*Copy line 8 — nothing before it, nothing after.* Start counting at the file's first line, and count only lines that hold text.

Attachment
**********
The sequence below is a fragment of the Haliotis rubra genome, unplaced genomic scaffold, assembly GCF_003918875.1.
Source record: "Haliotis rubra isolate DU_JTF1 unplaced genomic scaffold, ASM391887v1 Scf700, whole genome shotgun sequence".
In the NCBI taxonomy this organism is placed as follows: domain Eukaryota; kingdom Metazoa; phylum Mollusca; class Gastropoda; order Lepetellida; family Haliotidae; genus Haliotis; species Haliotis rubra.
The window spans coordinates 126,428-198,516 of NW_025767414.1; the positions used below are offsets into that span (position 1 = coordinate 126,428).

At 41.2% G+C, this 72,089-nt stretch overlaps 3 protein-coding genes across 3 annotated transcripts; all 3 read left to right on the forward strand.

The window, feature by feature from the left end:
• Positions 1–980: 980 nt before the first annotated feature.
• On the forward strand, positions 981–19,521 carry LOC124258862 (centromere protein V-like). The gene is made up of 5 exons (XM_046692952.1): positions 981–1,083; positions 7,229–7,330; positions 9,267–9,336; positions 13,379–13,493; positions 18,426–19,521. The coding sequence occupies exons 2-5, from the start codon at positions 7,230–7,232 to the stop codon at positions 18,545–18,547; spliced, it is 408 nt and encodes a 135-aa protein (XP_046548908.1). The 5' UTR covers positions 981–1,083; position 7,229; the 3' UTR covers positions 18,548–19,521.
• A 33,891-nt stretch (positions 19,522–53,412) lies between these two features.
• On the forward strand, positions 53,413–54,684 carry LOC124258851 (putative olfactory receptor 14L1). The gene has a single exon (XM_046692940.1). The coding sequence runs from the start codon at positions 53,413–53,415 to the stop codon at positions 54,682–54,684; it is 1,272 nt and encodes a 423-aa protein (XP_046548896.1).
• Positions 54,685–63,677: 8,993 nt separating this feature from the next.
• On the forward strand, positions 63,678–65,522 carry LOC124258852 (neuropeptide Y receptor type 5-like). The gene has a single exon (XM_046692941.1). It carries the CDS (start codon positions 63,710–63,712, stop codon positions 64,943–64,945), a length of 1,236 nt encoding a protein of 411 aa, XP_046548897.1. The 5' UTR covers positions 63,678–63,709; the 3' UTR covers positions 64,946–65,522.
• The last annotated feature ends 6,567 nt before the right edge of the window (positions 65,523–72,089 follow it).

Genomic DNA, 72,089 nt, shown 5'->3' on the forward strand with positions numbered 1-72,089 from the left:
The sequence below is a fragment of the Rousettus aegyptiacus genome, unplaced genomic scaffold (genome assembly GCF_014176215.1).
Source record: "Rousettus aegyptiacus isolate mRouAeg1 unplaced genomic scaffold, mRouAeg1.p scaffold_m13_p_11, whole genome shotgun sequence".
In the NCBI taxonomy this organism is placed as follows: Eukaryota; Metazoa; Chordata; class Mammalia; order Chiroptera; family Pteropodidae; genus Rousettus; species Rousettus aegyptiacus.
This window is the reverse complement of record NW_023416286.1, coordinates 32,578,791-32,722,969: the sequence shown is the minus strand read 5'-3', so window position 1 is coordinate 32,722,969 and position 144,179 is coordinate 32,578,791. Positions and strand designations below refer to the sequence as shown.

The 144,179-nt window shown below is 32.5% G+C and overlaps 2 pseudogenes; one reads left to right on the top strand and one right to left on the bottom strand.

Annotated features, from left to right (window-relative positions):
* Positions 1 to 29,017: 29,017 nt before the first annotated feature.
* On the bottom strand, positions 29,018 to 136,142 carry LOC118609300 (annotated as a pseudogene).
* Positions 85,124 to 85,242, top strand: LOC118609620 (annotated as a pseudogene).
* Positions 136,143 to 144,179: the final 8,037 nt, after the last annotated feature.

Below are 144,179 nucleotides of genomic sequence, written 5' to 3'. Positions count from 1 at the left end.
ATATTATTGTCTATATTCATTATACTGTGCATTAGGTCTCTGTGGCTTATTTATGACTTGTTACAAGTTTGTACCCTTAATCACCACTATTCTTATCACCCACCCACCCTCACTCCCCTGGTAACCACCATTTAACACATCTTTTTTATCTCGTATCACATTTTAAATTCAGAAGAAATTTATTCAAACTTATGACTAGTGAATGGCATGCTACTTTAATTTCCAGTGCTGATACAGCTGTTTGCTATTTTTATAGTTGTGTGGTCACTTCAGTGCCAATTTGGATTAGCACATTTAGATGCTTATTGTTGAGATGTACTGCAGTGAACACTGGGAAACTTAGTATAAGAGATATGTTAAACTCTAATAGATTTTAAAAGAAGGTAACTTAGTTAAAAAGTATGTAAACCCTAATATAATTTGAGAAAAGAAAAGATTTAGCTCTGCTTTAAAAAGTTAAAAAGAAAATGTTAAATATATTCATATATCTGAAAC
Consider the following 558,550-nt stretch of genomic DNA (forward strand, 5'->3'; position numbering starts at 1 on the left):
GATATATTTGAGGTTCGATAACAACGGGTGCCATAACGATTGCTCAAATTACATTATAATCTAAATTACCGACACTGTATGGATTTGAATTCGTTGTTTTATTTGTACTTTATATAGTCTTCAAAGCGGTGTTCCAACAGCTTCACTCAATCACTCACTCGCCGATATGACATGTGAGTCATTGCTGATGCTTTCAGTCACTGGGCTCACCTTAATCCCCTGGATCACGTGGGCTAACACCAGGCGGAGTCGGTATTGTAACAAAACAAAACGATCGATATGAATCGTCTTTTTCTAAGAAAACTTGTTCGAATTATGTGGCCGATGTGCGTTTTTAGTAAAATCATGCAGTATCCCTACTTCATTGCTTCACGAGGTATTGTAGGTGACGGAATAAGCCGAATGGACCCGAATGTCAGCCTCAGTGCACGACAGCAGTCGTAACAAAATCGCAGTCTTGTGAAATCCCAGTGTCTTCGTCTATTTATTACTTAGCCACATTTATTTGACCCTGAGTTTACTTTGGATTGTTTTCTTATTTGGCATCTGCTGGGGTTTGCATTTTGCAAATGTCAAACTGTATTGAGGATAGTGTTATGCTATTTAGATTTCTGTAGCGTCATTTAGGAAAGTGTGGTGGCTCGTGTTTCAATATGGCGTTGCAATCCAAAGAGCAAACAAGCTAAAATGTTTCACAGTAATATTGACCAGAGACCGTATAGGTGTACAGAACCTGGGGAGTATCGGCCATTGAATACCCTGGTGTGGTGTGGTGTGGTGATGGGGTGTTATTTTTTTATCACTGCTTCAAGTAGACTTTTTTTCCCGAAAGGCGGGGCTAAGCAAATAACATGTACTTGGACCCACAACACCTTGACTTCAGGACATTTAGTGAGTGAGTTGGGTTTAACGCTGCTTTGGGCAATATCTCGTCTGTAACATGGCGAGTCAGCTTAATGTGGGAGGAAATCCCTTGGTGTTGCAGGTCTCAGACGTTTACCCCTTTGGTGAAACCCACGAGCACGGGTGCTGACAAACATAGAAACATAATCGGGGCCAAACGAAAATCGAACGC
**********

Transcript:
• On the forward strand, positions 981–19,521 carry LOC124258862 (centromere protein V-like). The gene is made up of 5 exons (XM_046692952.1): positions 981–1,083; positions 7,229–7,330; positions 9,267–9,336; positions 13,379–13,493; positions 18,426–19,521. The coding sequence occupies exons 2-5, from the start codon at positions 7,230–7,232 to the stop codon at positions 18,545–18,547; spliced, it is 408 nt and encodes a 135-aa protein (XP_046548908.1). The 5' UTR covers positions 981–1,083; position 7,229; the 3' UTR covers positions 18,548–19,521.